Recycling at home

The ‘war on waste’ has been at the forefront of discussion around recycling recently, in the classroom and at home. These ideas can be challenging for pupils, however, by introducing them gradually using engaging and challenging resources, children can become prepared for the world they will inherit.
PlanBee, a leading online provider of primary school resources, has recently announced the launch of its new ESR (Education for Social Responsibility) packs. As the company celebrates these fantastic social responsibility resources, Oli Ryan, former teacher and resource creator at PlanBee, reveals his tips for encouraging children’s involvement in recycling at home.

Waste reduction tips:
Knowing how things are made, and the effort and resources that go into products we use, is central to understanding the importance of reducing wasteful or excessive use of everyday items.

Here are some tips for getting children to help reduce waste at home:
1. Go hunting for information books in the library, or for fun videos online, which show how everyday household products and items are manufactured.
2. Show children how little toothpaste, shower gel or toilet roll they actually need when they use it. You’ll reduce waste and save money!
3. Encourage friendly sibling competition. Ask “Who can make X last the longest?” Consider asking this about consumable items like shampoo, felt-tipped pens or colouring books. You can incentivise little challenges like these with simple rewards such as choosing a board game to play together, or a book to read at bedtime.

Tips on how to reuse:
Finding creative ways to reuse old materials is a great way to encourage your children’s creativity and natural curiosity.

Here are three ideas to try at home:
1. Keep a box of cellophane, cardboard and plastic packaging for children to use for art projects.
2. Plastic packaging in particular is great for green-fingered children. Virtually any container can be used as a plant pot or a watering can.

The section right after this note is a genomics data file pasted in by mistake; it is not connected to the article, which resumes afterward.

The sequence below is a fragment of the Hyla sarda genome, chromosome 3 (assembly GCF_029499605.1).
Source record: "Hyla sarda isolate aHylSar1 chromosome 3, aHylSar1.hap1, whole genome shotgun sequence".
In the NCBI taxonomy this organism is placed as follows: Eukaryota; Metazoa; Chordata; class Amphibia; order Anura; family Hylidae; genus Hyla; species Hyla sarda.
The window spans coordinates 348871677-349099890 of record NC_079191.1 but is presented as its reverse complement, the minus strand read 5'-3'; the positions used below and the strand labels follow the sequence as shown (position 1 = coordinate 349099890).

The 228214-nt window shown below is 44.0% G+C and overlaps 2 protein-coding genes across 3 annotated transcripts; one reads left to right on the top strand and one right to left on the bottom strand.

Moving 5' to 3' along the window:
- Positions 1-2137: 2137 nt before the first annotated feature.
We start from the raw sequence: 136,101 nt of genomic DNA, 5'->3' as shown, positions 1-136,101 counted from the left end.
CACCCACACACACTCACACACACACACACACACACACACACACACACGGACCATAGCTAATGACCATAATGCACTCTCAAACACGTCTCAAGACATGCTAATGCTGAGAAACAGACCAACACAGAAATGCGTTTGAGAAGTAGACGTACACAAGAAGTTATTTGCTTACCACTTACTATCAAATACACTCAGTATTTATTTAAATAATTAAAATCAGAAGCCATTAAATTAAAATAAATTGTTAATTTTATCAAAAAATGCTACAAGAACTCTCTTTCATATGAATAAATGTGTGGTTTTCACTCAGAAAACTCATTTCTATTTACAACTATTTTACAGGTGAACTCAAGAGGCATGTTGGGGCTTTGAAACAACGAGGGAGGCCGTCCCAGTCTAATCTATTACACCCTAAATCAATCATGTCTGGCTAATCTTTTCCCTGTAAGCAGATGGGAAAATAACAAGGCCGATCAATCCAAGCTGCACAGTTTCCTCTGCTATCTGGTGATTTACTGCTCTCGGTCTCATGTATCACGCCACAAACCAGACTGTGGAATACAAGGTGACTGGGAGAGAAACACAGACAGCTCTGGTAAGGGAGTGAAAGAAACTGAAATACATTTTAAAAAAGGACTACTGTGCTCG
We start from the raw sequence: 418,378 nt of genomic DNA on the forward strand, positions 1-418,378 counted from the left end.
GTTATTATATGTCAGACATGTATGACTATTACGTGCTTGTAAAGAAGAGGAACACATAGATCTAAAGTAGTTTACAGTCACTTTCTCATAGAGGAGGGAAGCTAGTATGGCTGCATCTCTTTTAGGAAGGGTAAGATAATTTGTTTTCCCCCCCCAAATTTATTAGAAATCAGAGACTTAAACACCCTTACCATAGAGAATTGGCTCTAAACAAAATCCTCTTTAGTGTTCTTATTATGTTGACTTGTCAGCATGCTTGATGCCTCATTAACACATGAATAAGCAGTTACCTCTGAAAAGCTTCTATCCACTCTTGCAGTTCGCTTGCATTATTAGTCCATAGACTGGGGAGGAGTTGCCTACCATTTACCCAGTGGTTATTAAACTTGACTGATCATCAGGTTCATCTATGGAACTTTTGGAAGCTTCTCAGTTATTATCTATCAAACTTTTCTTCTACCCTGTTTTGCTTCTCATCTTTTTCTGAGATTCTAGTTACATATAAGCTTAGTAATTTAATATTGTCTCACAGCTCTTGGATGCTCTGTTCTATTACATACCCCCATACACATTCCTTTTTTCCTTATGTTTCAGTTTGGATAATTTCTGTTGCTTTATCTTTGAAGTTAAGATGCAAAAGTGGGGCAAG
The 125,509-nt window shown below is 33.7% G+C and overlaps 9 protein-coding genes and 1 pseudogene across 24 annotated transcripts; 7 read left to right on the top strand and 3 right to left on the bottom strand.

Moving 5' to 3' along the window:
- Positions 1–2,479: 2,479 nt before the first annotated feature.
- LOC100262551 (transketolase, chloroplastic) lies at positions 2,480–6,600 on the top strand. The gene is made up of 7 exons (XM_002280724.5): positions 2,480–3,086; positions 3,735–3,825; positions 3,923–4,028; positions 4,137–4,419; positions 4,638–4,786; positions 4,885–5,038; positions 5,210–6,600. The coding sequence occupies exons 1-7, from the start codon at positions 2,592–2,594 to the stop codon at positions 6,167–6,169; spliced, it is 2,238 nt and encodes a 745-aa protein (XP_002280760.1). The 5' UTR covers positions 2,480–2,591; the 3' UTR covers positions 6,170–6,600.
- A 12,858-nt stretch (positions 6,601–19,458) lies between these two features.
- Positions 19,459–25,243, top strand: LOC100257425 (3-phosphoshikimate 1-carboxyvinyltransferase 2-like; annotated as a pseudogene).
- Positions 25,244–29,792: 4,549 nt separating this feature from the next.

3. Think outside the box! Set challenges to keep kids preoccupied on rainy days or during school holidays – can they make a bird feeder using only scrap materials? Old packaging is great for 3D model making, which can assist your children when starting a project from scratch. Popular ideas from the classroom include building model robots, bridges or entire cityscapes using old boxes and bottles.

Simple recycling tips:
When it comes to recycling at home, children can be your best friends. We’ve all been guilty at times of throwing something away that could have been recycled, but once children know the benefits of recycling, they’ll often be more than happy to help.

Check out our top tips below:
1. Recycling is, essentially, fun – especially for children! There are little things nearly all children enjoy, like jumping on cardboard boxes to squash them down, or crushing aluminium cans with a can crusher – very satisfying!
2. Did you know that while plastic shampoo and shower gel bottles can be recycled, they have to be washed out first? Ask the children to do it – playing with squirty bottles and water is another simple pleasure most children will enjoy! Slightly older children will enjoy helping to recycle glass containers at the bottle bank: they love throwing bottles into the bank and hearing them smash!
3. Ask your children about recycling in all areas of their lives. Challenging them to consider what recycling is done in school, at home, and in other places they spend time, will encourage them to think holistically about reducing waste in every aspect of their lives.

Looking for more information and ideas on how to encourage education for social responsibility at home and in the classroom? Become a PlanBee member to gain access to an extensive range of KS1 and KS2 lesson resources.
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